>From your description of the script, and from the script itself,
it appears that the reason you're checking for a blank command is to
determine when you've reached the end of commands.  Presumably, that
would only occur at the end of the file.  Is my interpretation correct?

If the reason you're looking for that blank line is to find the end of
commands, you could approach the problem this way:

- move the original file containing commands into a temporary file;
- create an empty file in the original location;
- execute the commands from the temporary file;
- delete the temporary file.

In this way, you avoid having the file of commands updated while you're
reading through it and executing commands.  You also avoid a number
of potential programatic pitfalls that are present with your current
approach, pitfalls that may result in the loss of changes to the file
containing commands.




        # move current file to temporary location
        mv -f "${CMDFILE}" "${CMDFILE}.tmp"

        # create an empty command file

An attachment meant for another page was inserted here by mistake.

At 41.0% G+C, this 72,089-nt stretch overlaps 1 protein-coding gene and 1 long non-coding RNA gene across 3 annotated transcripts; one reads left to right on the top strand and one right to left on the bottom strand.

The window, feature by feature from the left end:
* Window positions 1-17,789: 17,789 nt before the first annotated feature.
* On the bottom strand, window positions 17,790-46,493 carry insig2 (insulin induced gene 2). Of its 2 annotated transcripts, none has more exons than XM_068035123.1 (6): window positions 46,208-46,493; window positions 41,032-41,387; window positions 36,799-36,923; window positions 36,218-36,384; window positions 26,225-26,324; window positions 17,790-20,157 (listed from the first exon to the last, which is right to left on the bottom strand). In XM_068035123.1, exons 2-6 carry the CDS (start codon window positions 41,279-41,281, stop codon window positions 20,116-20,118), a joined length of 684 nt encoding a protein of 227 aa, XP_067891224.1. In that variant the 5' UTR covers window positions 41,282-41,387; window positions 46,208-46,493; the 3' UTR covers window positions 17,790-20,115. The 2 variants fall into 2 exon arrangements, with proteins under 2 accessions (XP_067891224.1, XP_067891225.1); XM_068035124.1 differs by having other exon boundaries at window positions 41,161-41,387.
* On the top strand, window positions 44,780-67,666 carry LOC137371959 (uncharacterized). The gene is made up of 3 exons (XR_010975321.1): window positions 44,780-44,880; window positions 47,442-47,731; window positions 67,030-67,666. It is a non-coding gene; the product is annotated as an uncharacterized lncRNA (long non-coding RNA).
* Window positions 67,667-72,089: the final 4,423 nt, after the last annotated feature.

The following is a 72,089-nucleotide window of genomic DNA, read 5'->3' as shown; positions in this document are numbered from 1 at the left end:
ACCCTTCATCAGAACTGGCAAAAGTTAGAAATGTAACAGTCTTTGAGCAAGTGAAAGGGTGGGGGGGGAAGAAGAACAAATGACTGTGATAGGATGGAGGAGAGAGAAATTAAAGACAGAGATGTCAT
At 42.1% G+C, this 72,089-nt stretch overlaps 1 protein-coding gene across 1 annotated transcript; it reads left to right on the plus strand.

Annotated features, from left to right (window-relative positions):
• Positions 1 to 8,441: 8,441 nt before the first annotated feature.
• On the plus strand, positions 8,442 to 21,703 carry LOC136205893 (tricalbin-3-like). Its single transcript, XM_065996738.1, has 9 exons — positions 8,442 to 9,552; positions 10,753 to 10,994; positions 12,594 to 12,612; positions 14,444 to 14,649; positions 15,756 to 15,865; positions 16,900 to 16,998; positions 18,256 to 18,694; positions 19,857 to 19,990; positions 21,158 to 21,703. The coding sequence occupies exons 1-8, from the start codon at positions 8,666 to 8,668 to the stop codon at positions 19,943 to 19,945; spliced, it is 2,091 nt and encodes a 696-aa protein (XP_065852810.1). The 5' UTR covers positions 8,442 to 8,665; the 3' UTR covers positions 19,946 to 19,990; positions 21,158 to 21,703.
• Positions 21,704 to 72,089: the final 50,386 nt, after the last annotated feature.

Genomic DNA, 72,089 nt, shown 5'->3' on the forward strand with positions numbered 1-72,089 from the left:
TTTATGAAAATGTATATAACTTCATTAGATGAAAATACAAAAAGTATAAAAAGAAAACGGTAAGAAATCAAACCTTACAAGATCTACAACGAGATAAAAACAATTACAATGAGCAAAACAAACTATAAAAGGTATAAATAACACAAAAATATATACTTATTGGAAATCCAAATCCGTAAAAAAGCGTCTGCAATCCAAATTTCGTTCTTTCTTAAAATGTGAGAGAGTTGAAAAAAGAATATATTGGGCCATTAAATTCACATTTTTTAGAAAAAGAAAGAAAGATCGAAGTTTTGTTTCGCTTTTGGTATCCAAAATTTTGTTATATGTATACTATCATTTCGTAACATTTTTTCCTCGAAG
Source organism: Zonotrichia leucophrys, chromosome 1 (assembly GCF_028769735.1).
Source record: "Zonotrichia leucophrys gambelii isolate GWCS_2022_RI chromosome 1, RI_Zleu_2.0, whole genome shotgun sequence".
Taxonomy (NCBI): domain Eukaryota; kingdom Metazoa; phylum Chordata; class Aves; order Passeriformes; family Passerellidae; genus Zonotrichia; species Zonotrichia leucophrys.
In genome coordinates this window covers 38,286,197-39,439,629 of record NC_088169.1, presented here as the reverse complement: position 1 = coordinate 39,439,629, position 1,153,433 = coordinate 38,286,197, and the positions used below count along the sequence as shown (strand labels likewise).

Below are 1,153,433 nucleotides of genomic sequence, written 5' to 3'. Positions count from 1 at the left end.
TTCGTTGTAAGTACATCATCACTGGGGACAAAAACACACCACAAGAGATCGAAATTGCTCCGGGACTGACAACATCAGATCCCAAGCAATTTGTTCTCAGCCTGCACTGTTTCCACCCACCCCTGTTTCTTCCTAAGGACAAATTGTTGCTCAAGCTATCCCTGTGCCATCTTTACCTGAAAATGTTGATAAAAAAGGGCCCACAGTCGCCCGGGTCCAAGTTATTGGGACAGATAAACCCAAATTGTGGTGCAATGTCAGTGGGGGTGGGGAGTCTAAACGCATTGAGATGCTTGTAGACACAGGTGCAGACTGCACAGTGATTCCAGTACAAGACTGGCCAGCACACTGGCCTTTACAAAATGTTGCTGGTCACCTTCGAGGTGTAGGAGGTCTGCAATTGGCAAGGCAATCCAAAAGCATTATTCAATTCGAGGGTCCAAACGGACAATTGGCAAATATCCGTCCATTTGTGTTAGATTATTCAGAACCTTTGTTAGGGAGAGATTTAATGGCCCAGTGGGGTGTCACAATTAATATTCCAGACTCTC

touch "${CMDFILE}"

        # commands are coming from the temporary file
        eval < "${CMDFILE}.tmp"

        # read each command
        while read command
                # execute each command via SSH
                eval ssh ${command}

        # delete the temporary file
        rm -f "${CMDFILE}.tmp"

Note the use of "eval".  It's necessary because the example you included
in your original posting included commands that include shell special
characters, such as the pipe ("|").  Without the "eval" command, those
characters would not be treated the way you appear to want them treated
(as special characters).

Steve Coile
Systems Administrator
Nando Media
ph: 919-861-1200
fax: 919-861-1300
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